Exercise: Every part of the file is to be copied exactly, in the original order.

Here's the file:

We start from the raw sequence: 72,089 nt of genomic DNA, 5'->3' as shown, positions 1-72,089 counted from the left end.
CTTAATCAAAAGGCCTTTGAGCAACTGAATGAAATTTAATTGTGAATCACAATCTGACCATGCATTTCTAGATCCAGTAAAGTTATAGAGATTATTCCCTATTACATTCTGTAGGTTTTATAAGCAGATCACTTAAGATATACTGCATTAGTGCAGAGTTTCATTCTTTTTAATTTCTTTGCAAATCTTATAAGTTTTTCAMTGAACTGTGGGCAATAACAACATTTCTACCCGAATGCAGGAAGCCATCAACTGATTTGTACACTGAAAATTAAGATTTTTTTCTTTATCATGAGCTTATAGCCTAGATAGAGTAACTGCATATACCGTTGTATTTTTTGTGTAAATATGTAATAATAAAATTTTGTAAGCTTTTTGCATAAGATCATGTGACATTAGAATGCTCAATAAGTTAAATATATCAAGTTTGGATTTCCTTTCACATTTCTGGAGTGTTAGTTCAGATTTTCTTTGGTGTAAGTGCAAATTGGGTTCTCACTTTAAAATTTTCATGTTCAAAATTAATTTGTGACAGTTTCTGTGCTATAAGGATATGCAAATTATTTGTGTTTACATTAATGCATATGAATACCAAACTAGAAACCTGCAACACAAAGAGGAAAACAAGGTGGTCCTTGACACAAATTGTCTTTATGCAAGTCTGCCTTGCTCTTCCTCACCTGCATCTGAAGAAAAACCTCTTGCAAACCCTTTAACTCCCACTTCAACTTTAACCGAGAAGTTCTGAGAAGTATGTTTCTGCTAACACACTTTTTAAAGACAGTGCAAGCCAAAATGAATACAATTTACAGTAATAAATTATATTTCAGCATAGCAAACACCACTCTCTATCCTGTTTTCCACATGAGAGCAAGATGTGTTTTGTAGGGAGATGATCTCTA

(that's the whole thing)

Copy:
We start from the raw sequence: 72,089 nt of genomic DNA, 5'->3' as shown, positions 1-72,089 counted from the left end.
CTTAATCAAAAGGCCTTTGAGCAACTGAATGAAATTTAATTGTGAATCACAATCTGACCATGCATTTCTAGATCCAGTAAAGTTATAGAGATTATTCCCTATTACATTCTGTAGGTTTTATAAGCAGATCACTTAAGATATACTGCATTAGTGCAGAGTTTCATTCTTTTTAATTTCTTTGCAAATCTTATAAGTTTTTCAMTGAACTGTGGGCAATAACAACATTTCTACCCGAATGCAGGAAGCCATCAACTGATTTGTACACTGAAAATTAAGATTTTTTTCTTTATCATGAGCTTATAGCCTAGATAGAGTAACTGCATATACCGTTGTATTTTTTGTGTAAATATGTAATAATAAAATTTTGTAAGCTTTTTGCATAAGATCATGTGACATTAGAATGCTCAATAAGTTAAATATATCAAGTTTGGATTTCCTTTCACATTTCTGGAGTGTTAGTTCAGATTTTCTTTGGTGTAAGTGCAAATTGGGTTCTCACTTTAAAATTTTCATGTTCAAAATTAATTTGTGACAGTTTCTGTGCTATAAGGATATGCAAATTATTTGTGTTTACATTAATGCATATGAATACCAAACTAGAAACCTGCAACACAAAGAGGAAAACAAGGTGGTCCTTGACACAAATTGTCTTTATGCAAGTCTGCCTTGCTCTTCCTCACCTGCATCTGAAGAAAAACCTCTTGCAAACCCTTTAACTCCCACTTCAACTTTAACCGAGAAGTTCTGAGAAGTATGTTTCTGCTAACACACTTTTTAAAGACAGTGCAAGCCAAAATGAATACAATTTACAGTAATAAATTATATTTCAGCATAGCAAACACCACTCTCTATCCTGTTTTCCACATGAGAGCAAGATGTGTTTTGTAGGGAGATGATCTCTA